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Anatomical and Clinical Comparison of Small Free Flaps for Repairing Finger Skin Defects

He, Bo MD, PhD*,†; Liu, Jianghui MD, PhD; Pang, Vincent MD; Zhu, Lei MD, MS§; Huang, Yongjun MD; Wang, Zengtao MD; Xu, Yangbin MD, PhD; Zhu, Zhaowei MD, PhD; Wang, Kun MD, PhD*

doi: 10.1097/SAP.0000000000001933
Microsurgery
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The reconstruction of finger defects requires improved functional outcomes and acceptable esthetic outcomes, and small free flaps present a good alternative technique for repairing finger skin defects. From January 2006 to December 2018, we investigated the number and diameter of proximal digital artery perforators, medial plantar artery perforators, and peroneal proper plantar digital arteries of the hallux by dissection and then transplanted free digital arterial perforator flaps, free medial plantar flaps, and free peroneal flaps from the hallux to repair small finger skin defects. The number (SD) of perforators from the medial plantar artery was approximately 2.2 (0.5), and these perforators measured 0.53 (0.20) mm in diameter. The diameter (SD) of the first metatarsal dorsal artery was approximately 1.16 (0.30) mm. A total of 25 patients were included in this study. The transplantation times (SD) for free digital arterial perforator flaps, free medial plantar flaps, and free peroneal flaps from the hallux were 3.5 (0.5) hours, 3.2 (0.7) hours, and 2.0 (0.4) hours, respectively. The follow-up period ranged from 8 to 15 months. All flaps survived and were appropriately shaped. The donor site was either covered with a free flap or directly sutured. Among these 3 types of small flaps, the free peroneal flap from the hallux can be recommended for clinical use because of the large diameter of the contributing vessels, the short operative time, the ease of access, and the improved appearance of the donor site.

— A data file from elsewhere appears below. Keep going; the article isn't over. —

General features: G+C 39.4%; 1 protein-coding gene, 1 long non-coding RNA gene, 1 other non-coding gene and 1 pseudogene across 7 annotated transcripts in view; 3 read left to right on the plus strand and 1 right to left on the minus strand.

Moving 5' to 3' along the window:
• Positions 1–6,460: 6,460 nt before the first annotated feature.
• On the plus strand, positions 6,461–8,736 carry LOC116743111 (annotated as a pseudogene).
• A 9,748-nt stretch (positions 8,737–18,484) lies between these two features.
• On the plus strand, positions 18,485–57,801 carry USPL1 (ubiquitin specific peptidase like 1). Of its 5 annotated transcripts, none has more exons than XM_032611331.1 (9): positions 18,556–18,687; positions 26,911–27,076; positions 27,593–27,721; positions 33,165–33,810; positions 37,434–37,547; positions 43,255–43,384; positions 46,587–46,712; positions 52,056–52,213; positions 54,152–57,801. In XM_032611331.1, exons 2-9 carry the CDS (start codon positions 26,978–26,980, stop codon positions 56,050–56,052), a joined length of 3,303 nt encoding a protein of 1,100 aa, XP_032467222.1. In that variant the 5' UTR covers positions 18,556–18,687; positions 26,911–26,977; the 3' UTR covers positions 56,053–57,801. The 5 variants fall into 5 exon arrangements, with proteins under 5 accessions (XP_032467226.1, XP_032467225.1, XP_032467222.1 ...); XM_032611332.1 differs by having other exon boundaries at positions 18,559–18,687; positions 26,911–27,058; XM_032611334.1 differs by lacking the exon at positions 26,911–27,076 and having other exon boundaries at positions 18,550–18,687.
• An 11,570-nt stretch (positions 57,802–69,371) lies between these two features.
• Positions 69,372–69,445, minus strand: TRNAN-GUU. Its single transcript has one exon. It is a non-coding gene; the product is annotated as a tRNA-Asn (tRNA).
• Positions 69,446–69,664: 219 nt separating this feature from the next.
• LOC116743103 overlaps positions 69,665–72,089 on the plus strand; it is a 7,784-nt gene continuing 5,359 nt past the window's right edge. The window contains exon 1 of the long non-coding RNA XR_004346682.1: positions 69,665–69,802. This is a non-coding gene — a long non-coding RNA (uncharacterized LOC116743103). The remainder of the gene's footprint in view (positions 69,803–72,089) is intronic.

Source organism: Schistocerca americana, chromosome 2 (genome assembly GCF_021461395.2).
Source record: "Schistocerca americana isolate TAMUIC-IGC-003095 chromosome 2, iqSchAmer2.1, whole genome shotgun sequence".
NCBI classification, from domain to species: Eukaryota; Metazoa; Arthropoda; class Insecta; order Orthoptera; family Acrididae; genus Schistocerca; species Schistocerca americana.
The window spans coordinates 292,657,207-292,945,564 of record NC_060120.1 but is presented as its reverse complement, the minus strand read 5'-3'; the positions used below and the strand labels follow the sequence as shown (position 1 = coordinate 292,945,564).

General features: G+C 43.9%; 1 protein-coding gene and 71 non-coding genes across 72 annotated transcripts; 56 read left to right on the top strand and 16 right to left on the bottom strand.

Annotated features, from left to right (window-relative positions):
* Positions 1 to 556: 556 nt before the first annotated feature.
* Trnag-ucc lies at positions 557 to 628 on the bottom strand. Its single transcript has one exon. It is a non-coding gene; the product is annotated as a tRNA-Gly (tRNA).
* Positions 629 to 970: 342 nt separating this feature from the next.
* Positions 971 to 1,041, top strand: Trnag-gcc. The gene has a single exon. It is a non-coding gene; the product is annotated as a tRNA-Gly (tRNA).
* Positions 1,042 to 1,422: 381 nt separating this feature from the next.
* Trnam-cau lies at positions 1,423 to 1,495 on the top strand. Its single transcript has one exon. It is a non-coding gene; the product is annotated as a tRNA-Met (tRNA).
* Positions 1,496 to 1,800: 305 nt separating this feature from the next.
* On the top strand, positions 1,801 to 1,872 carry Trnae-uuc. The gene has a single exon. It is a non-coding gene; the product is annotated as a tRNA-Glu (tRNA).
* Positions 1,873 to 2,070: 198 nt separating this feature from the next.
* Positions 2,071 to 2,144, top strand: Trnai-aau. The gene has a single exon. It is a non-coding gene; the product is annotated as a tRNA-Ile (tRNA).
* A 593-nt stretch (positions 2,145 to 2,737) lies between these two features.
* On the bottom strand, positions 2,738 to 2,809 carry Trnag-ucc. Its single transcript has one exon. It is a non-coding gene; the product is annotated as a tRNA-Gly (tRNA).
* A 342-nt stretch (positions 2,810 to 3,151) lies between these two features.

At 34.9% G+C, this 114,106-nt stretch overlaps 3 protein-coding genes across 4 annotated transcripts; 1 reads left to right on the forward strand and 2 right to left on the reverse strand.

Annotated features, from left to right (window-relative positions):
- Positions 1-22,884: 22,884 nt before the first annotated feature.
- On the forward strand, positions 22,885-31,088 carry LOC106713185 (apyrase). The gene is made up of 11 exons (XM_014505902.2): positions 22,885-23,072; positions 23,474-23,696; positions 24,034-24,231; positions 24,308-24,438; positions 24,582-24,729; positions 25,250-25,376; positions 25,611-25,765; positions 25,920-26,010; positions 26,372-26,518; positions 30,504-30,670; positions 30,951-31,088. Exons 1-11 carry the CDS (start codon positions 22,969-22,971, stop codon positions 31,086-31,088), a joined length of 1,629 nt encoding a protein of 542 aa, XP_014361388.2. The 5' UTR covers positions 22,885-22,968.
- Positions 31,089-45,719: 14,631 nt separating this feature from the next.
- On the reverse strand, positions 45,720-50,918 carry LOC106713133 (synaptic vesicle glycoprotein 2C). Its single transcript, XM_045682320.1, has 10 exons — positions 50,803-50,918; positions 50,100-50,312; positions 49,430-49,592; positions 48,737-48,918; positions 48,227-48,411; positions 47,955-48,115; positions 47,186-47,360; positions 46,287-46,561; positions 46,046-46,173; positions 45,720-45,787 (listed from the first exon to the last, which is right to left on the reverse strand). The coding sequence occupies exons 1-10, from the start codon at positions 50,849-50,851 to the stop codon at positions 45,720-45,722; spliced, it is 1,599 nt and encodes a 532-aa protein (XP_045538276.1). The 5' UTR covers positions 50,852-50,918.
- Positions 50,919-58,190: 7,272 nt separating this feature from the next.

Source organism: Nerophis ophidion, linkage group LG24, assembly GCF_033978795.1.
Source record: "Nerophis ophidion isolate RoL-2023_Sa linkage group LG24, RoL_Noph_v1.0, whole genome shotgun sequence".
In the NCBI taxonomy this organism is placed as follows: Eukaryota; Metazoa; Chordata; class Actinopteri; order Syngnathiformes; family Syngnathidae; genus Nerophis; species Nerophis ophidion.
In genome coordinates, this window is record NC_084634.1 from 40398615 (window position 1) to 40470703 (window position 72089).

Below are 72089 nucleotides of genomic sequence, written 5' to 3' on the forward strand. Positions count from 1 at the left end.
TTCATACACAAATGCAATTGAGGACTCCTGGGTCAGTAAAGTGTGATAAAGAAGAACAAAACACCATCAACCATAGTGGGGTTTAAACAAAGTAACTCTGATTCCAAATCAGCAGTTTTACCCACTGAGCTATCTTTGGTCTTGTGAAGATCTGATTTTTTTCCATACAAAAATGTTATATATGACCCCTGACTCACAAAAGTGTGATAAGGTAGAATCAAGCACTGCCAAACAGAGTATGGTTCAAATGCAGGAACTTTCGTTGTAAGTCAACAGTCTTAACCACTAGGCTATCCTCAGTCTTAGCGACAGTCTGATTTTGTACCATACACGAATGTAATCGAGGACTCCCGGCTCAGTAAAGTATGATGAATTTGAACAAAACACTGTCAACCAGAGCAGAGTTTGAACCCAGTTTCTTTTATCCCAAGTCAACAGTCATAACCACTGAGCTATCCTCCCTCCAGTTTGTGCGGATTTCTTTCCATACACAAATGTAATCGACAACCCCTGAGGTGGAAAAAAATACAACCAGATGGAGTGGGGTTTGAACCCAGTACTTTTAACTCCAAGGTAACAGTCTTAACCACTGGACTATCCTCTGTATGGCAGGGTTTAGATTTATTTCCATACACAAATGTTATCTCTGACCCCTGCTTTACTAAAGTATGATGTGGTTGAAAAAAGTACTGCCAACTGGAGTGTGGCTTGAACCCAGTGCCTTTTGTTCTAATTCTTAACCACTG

From the *Department of Orthopedics, The Third Affiliated Hospital of Sun Yat-Sen University

Departments of Emergency Medicine

Plastic Surgery, The First Affiliated Hospital of Sun Yat-Sen University

§Department of Plastic Surgery, The Third Affiliated Hospital of Sun Yat-Sen University

Department of Orthopedics, Guangdong Second Provincial General Hospital, Guangzhou

Department of Hand and Foot Surgery, Shandong Provincial Hospital Affiliated to Shandong University, Jinan, China.

Received October 19, 2018, and accepted for publication, after revision February 15, 2019.

Conflicts of interest and sources of funding: This research was supported by the Medical Scientific Research Foundation of Guangdong Province (A2016018), the National Natural Science Foundation of China (81201546), the Science and Technology Project of Guangdong Province (2016A010103012), and the Doctoral Start-up Project of the Natural Science Foundation of Guangdong Province (2017A0310302). None of the authors declare any conflicts of interest.

B.H. and J.L. contributed equally to the article as co-first authors.

Reprints: Yangbin Xu, MD, PhD, Department of Plastic Surgery, The First Affiliated Hospital of Sun Yat-Sen University, No. 58 Zhongshan Rd 2, Guangzhou 510080, China. E-mail: xuyangbin@hotmail.com; Zhaowei Zhu, MD, PhD, Department of Plastic Surgery, The First Affiliated Hospital of Sun Yat-Sen University, No. 58 Zhongshan Rd 2, Guangzhou 510080, China. E-mail: nmtmemoir@aliyun.com; or Kun Wang, MD, PhD, Department of Orthopedics, The Third Affiliated Hospital of Sun Yat-Sen University, No. 600 Tianhe Rd, Tianhe District, Guangzhou, Guangzhou 510000, China. E-mail: dr_wangkun333@163.com.

Online date: June 7, 2019

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